While the truth of pseudoscientists’ “discoveries” is certainly questionable, this does not stop the general public from playing into the hands of entrepreneurs who take advantage of the general public’s fascination with these theories and discoveries. For example von Daniken’s mystery park is a theme park completely devoted to his theory of ancient aliens (and making money). Entrepreneurs have also profited off of the general public’s fascination with Atlantis by constructing an aquatic themed resort in the Bahamas that invites guests to discover the mysteries of Atlantis.

Guests can pay exorbitant amounts to "discover" Atlantis in the Bahamas

While archaeologists can’t necessarily dissuade the public from believing what they want to believe, the best they can do is to continue to provide actual scientific evidence to refute the ridiculous claims of pseudoarchaeologists like Sarmast and von Daniken.

The Archaeology of Fantasy

Any child who read the Harry Potter series has probably spent hours imagining and hoping that the world of Hogwarts was more than just a fantasy. Late nights were spent concocting polyjuice potion in the kitchen, and countless hours were lost stalking the mailman on our 11th birthday. Eventually though, we grew out of our fantasies, but we still had a warm place in our heart for Harry, Hermione, Ron, and Hogwarts.

A rendering of Atlantis from the website. Sarmast claims that he found Atlantis after detecting circular like structures near Cyprus, but surely such a glorious empire should yield more material evidence.

Certain legends, however, have withstand the test of time and consistently blurred the lines between fantasy and reality. In Plato’s dialogues, Timaeus and Critias, he wrote about a war between Ancient Athens and the Empire of Atlantis. This story has spawned countless theories and books about the reality of the lost continent. Some individuals go as far as pouring millions of dollars of resources into locating it by using “archaeology,” such as the case of Robert Sarmast’s “Discovery of Atlantis” project. Modern archaeological methods and geology have disproved the myth. For instance, no one has ever found any physical remains of advanced naval ships, buildings, or bones in any supposed location of Atlantis (Beisaw), and the processes of plate tectonics rule out the possibility of a submerged continent (Feder 220). Furthermore, by learning about the cultural context of Plato’s era, the reader can understand that Plato used Atlantis as a plot device to convey a moral lesson. In his story, the protagonist, the Athenians, defeated the technologically advanced but morally corrupt empire, Atlantis (Feder 200). Therefore, Plato’s primary goal was to extol the virtuous society of the Athenians and the Greeks in general.

Oddly enough, I rarely believed that Hogwarts was real, and yet, before this course, I actually thought that Atlantis existed. They’re both magical places written down on text, so why did I doubt the existence of one but not the other?  Personally, I believe that the primary reason is cultural familiarity. Originally, my unfamiliarity with the ancient culture of Plato’s times led me to indulge in romanticized notions about a lost world. However, once I learned more about the ideals and patriotism of Plato’s culture, I could look past the fantasy. I realized that Plato wasn’t trying to document a lost world. He, like JK Rowling or any other author, was just trying to convey his ideas about his culture through literature.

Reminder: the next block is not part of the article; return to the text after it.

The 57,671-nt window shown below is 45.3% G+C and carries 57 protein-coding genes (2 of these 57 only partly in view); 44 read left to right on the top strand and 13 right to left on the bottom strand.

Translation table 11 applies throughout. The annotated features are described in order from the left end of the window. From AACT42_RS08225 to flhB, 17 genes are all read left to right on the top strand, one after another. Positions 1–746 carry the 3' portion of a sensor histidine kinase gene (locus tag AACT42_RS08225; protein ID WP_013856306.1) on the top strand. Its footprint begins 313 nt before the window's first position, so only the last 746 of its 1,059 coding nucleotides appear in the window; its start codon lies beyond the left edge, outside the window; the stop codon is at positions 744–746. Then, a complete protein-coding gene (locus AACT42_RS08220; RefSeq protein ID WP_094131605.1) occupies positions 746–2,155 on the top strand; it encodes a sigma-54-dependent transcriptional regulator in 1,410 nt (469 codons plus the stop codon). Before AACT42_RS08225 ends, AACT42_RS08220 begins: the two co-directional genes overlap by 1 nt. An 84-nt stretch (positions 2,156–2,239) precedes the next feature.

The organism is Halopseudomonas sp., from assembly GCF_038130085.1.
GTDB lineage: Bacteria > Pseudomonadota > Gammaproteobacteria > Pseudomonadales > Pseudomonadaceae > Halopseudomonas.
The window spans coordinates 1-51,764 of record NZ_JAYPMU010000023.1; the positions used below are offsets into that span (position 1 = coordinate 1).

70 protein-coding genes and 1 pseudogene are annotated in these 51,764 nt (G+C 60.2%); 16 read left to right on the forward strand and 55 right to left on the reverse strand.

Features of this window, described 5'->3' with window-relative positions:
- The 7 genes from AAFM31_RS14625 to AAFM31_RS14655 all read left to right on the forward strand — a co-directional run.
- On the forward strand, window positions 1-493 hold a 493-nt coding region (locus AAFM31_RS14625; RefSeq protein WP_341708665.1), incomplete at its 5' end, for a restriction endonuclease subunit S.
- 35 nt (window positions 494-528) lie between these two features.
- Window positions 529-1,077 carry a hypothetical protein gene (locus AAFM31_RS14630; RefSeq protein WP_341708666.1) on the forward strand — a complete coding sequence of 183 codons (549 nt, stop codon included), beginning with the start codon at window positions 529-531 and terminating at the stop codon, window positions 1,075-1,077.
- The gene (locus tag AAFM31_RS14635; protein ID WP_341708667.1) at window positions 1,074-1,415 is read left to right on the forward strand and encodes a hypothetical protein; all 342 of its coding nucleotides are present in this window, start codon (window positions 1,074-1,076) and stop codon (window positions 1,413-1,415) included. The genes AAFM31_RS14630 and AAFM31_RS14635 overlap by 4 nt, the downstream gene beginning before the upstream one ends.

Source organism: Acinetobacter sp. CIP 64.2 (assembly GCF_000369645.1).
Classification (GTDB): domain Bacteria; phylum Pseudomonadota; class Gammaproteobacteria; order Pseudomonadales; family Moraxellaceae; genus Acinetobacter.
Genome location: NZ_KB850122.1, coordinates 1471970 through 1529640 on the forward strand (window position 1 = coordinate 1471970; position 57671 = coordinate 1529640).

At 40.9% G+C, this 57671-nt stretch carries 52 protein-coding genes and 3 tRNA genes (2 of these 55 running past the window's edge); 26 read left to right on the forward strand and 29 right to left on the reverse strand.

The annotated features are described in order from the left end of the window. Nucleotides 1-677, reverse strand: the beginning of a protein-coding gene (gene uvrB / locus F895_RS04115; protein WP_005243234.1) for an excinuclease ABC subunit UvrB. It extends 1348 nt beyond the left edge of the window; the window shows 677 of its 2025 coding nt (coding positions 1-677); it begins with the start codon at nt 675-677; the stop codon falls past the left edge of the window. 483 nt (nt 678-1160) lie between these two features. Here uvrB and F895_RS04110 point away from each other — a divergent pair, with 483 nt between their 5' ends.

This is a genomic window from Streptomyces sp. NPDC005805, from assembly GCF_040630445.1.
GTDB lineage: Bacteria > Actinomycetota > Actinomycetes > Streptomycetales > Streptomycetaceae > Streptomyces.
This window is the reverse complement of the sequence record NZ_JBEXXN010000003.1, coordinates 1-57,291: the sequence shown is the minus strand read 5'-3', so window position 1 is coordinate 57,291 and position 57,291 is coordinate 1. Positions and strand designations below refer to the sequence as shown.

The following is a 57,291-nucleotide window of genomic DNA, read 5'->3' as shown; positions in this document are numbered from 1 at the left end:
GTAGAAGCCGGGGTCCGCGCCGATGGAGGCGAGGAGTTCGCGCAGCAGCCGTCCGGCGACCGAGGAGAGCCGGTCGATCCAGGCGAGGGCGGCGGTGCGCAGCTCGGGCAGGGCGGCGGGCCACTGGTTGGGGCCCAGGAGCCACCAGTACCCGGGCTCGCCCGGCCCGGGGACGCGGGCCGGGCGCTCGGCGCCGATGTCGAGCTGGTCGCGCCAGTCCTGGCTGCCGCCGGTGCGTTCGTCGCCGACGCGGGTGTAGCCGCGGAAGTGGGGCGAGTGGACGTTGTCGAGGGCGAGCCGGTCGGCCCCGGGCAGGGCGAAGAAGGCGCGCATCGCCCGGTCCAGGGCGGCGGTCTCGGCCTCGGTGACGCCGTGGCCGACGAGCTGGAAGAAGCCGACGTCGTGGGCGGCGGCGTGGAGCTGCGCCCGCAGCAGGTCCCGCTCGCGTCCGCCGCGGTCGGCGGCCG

Therefore, I believe that the public form misconceptions about archaeology because they do not understand the anthropological theories about cultures to interpret archaeological data objectively. On top of material analysis, archaeologists learn about the literature, history, and art of a culture in order to detect cultural bias and sort through the reality from the myth. There’s nothing wrong with the usage of text to locate a site, but it is crucial to familiarize ourselves with the text’s cultural context and history so we can look past our own beliefs and interpret material and written records objectively. For instance, Robert Sarmast became so infatuated with his romantic ideas about Atlantis that he ignored the lack of real archaeological data. I wouldn’t be surprised though if in a couple of hundred years people unfamiliar with Harry Potter and our culture will try to “prove” the existence of Hogwarts.

Actually, Hogwarts has already been found in Universal Studios at Orlando, Florida. This is a joke.


Archaeologists: Seekers of the Truth

As humans we tend to believe without question claims that support our beliefs or make us/our ancestors look good. These claims include that Indians were not the Moundbuilders, the Hebrew stones were real and Columbus discovered America.

Serpent Mound found in Ohio

Archaeology seeks to find the truth in these allegations. Despite popular belief, archaeology isn’t just digging in the dirt. Archaeologists work hard to find concrete evidence before coming to conclusions and they disregard their own bias to prevent tampered evidence.